I've been reading about a woman who, in the wake of failed-relationship heartbreak, learned bellydancing and (says the cover) found true love. It is, of course, making me want to learn bellydancing. It's even set in my hometown, and written by a friend of a friend. Kelly and I are on our way to Jimmy and Missy's house for the annual Highland County Maple Festival, and reading on a drive sometimes suddenly and unpredictably makes me carsick. Before deciding to try typing I leaned my head back on my seat and watched the greening Allegheny countryside recede from my visor mirror.
Today has been a pretty good day, all told, with allowances for my own recent heartbreaks--a breakup and a fight, both of which I fear might be the end of each respective "us." I've been working to accept the fact that these things are not really in my hands, and that obsessing about each will only keep me awake at night and give me headaches, nausea, and ulcers. On the other hand, they might also make me lose weight. But I'm telling myself that it's probably not worth the ulcers.
I didn't wake up particularly happy this morning--I've woken up angry, sad or upset most days since David and I broke up, and especially since I learned I was in the shit with a friend--but the new breakfast cereal in the cabinet, for which I had very low hopes, turned out to be rather good. I got an email from a college friend during breakfast saying that she's going to try to meet me in Louisiana for the Festival International. I enjoyed talking to my dad on our drive to our respective workplaces. There was easy and nearly stress-free conversation between myself and my boss as we got ready to open the store. A driver whilstled at me as I put out the sign. A Spanish couple buying ingredients for a seafood paella made me smile. And one moment stands out above the others thus far today: as I waited for my weekly paycheck, Brian suddenly said,
"Hey, I was looking at those dates you're going to be gone in April..."
Uh-oh. Oh, my tortured stomach.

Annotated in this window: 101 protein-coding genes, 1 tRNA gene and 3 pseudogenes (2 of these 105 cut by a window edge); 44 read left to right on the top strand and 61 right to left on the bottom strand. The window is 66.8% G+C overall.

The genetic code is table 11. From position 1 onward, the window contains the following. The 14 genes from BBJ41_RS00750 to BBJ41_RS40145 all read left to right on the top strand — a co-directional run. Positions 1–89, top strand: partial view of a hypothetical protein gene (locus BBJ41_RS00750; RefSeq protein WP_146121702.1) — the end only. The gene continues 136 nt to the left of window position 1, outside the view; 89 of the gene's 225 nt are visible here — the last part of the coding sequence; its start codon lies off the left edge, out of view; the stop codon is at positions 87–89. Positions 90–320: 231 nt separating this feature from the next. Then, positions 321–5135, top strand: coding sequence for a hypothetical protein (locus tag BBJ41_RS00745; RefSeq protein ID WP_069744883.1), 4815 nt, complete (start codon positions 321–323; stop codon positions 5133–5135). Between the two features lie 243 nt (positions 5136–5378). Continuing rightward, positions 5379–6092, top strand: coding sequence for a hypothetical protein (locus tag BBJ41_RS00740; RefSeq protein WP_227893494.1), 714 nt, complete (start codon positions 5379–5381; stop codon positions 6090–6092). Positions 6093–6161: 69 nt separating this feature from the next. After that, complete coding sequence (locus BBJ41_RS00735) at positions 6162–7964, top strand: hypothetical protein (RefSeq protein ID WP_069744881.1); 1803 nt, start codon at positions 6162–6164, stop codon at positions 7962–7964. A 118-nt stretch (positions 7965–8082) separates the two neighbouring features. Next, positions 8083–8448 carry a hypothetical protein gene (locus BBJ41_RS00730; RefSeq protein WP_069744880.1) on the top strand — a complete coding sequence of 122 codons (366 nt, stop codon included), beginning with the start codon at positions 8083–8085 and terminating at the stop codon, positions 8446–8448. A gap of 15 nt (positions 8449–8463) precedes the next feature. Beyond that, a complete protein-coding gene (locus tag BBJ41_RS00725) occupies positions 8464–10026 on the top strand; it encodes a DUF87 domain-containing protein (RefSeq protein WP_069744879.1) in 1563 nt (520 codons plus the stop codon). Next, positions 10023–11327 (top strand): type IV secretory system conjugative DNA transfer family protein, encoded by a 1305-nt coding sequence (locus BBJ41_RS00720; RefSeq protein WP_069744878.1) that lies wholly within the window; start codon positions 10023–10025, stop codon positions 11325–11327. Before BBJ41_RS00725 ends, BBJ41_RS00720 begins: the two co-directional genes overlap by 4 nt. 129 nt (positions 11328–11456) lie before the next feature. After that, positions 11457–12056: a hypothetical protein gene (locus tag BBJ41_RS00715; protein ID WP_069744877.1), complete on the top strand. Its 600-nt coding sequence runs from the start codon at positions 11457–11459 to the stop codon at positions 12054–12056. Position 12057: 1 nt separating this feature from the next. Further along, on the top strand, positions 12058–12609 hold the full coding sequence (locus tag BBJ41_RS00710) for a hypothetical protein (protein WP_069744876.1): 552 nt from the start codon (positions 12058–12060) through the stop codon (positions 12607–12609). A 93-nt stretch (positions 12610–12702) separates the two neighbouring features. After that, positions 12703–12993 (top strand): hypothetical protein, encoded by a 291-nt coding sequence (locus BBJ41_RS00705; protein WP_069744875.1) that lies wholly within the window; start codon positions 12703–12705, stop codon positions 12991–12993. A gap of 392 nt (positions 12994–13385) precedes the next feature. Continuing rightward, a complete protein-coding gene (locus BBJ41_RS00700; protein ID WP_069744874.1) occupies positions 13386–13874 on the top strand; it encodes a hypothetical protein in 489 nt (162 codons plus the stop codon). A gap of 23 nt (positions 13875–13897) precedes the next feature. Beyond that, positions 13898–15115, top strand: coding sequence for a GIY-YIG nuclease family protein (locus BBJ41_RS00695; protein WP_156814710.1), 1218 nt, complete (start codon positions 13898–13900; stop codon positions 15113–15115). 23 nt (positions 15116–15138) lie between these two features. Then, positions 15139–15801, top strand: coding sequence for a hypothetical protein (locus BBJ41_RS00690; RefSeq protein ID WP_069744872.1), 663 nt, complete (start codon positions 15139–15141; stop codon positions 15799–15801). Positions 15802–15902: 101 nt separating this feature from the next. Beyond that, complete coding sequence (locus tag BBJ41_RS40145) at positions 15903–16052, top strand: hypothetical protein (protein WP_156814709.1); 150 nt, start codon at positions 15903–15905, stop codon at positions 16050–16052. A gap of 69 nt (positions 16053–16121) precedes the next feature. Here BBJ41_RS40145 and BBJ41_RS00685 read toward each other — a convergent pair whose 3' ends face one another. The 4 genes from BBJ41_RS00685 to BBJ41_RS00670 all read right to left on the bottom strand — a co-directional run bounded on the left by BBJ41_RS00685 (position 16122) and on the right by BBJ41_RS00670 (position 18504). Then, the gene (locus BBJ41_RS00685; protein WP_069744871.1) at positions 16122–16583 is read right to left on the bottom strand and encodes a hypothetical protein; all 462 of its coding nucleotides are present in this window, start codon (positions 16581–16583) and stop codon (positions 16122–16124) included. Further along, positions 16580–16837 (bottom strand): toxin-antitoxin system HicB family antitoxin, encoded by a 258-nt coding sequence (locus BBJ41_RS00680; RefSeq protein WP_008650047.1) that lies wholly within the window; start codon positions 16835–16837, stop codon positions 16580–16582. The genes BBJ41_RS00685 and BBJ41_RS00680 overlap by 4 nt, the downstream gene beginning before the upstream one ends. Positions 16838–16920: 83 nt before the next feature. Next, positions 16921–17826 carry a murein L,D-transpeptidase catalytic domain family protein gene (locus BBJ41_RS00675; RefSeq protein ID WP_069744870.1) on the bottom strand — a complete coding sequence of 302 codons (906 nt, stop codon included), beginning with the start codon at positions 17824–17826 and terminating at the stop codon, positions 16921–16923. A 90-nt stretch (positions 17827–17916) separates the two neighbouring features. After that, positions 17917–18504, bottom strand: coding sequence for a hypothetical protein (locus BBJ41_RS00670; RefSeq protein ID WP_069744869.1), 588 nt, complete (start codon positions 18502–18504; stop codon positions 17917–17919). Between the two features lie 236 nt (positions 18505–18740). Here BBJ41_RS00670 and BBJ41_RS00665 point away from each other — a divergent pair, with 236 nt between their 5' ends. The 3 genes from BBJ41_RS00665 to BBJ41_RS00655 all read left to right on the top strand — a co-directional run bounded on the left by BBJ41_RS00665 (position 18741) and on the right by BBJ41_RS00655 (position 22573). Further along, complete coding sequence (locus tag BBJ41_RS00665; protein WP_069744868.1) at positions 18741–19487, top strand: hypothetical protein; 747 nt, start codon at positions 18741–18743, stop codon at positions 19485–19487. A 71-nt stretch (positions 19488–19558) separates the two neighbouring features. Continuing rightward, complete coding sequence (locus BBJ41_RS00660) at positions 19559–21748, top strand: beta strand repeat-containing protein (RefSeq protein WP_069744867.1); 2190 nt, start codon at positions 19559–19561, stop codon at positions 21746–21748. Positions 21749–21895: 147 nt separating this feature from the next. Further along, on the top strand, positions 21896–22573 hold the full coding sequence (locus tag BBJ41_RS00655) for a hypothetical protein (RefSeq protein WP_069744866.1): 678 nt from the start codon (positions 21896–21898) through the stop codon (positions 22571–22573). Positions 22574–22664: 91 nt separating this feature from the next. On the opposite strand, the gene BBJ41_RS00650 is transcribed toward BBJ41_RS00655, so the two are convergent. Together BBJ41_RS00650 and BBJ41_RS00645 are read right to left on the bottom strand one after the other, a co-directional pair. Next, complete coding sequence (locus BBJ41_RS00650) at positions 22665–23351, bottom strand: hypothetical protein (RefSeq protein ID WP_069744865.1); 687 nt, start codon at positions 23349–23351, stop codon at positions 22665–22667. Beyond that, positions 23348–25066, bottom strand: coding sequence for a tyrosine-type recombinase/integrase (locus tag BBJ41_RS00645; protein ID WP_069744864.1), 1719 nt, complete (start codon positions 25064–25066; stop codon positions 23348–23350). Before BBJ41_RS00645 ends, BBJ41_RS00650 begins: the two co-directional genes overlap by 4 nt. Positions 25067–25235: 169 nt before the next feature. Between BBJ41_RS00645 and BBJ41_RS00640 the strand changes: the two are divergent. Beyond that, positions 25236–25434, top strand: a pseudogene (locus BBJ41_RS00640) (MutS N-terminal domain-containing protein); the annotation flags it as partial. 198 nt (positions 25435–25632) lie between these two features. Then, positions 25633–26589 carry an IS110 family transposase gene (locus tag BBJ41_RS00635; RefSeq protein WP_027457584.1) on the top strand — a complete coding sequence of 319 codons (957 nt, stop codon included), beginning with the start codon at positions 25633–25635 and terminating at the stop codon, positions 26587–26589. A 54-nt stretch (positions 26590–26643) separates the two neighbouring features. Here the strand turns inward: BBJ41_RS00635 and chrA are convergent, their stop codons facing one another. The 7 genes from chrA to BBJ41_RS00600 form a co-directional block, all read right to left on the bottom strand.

"And you're only going to be here Tuesday and Wednesday that week. You're going to be out almost a whole week."
Shit, here it comes. I am twisting in on myself. Brian, unconcerned, is taking his time and multitasking.
"So I mean, you might as well just take that whole week off if you want."
I'm sorry, excuse me? Did I hear that correctly?
I fairly danced out to my car. I drove up Patterson with my knees, arms outstretched, reveling in the warm, free air. I wanted to sing. This "five days off in April" business had been the bane of my existence for weeks before my actual relationships started falling apart. To have that stress lifted, particularly in such a comical way, felt nothing short of miraculous.
Speaking of carsickness, I just had to cover my eyes with both hands to stave off overpowering nausea in the face of the 170 degree switchbacks on a 45 degree decline on one of my favorite hills in these mountains: route 250 midway between Churchville and Monterey. Kelly laughed at me, and wanted to take a picture. I'd have laughed too if the onset of decrepit old age weren't so sudden, soon, and freaking obnoxious. I had to lift my knees in an alternating pattern to keep my laptop from sliding off my seasick lap.
When I can keep my eyes open, the setting sun is blindingly beautiful wherever it cuts through the still-bare trees.